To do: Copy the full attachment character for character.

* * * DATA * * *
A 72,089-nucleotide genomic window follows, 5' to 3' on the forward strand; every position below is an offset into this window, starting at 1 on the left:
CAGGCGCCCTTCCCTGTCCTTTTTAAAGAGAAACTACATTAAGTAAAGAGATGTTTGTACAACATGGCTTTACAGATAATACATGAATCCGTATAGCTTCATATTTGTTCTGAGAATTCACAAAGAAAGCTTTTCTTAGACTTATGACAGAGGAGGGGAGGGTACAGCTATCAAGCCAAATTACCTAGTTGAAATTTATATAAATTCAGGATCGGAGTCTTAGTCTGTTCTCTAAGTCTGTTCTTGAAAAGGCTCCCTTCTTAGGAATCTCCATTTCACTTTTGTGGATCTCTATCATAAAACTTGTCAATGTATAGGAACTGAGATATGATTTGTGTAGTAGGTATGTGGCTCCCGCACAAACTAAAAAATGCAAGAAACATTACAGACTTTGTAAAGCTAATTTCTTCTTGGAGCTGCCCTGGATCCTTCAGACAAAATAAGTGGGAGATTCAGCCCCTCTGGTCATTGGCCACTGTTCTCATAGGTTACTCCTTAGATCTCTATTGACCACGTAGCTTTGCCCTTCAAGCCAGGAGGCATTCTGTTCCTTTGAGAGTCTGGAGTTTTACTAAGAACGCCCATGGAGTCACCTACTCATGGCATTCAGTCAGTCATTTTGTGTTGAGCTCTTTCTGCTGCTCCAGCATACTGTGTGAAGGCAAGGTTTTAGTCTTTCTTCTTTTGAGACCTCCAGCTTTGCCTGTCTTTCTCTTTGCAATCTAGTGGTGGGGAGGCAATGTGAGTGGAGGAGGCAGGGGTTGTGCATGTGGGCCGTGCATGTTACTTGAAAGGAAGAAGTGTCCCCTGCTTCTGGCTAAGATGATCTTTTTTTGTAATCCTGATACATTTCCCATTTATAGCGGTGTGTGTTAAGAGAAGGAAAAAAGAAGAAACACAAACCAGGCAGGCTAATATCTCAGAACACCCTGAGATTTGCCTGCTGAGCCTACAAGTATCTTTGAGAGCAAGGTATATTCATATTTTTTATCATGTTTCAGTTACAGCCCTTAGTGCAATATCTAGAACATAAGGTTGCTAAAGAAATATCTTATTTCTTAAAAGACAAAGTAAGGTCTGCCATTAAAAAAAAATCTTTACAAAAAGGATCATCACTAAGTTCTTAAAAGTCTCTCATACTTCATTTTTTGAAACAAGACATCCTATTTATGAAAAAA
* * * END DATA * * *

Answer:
A 72,089-nucleotide genomic window follows, 5' to 3' on the forward strand; every position below is an offset into this window, starting at 1 on the left:
CAGGCGCCCTTCCCTGTCCTTTTTAAAGAGAAACTACATTAAGTAAAGAGATGTTTGTACAACATGGCTTTACAGATAATACATGAATCCGTATAGCTTCATATTTGTTCTGAGAATTCACAAAGAAAGCTTTTCTTAGACTTATGACAGAGGAGGGGAGGGTACAGCTATCAAGCCAAATTACCTAGTTGAAATTTATATAAATTCAGGATCGGAGTCTTAGTCTGTTCTCTAAGTCTGTTCTTGAAAAGGCTCCCTTCTTAGGAATCTCCATTTCACTTTTGTGGATCTCTATCATAAAACTTGTCAATGTATAGGAACTGAGATATGATTTGTGTAGTAGGTATGTGGCTCCCGCACAAACTAAAAAATGCAAGAAACATTACAGACTTTGTAAAGCTAATTTCTTCTTGGAGCTGCCCTGGATCCTTCAGACAAAATAAGTGGGAGATTCAGCCCCTCTGGTCATTGGCCACTGTTCTCATAGGTTACTCCTTAGATCTCTATTGACCACGTAGCTTTGCCCTTCAAGCCAGGAGGCATTCTGTTCCTTTGAGAGTCTGGAGTTTTACTAAGAACGCCCATGGAGTCACCTACTCATGGCATTCAGTCAGTCATTTTGTGTTGAGCTCTTTCTGCTGCTCCAGCATACTGTGTGAAGGCAAGGTTTTAGTCTTTCTTCTTTTGAGACCTCCAGCTTTGCCTGTCTTTCTCTTTGCAATCTAGTGGTGGGGAGGCAATGTGAGTGGAGGAGGCAGGGGTTGTGCATGTGGGCCGTGCATGTTACTTGAAAGGAAGAAGTGTCCCCTGCTTCTGGCTAAGATGATCTTTTTTTGTAATCCTGATACATTTCCCATTTATAGCGGTGTGTGTTAAGAGAAGGAAAAAAGAAGAAACACAAACCAGGCAGGCTAATATCTCAGAACACCCTGAGATTTGCCTGCTGAGCCTACAAGTATCTTTGAGAGCAAGGTATATTCATATTTTTTATCATGTTTCAGTTACAGCCCTTAGTGCAATATCTAGAACATAAGGTTGCTAAAGAAATATCTTATTTCTTAAAAGACAAAGTAAGGTCTGCCATTAAAAAAAAATCTTTACAAAAAGGATCATCACTAAGTTCTTAAAAGTCTCTCATACTTCATTTTTTGAAACAAGACATCCTATTTATGAAAAAA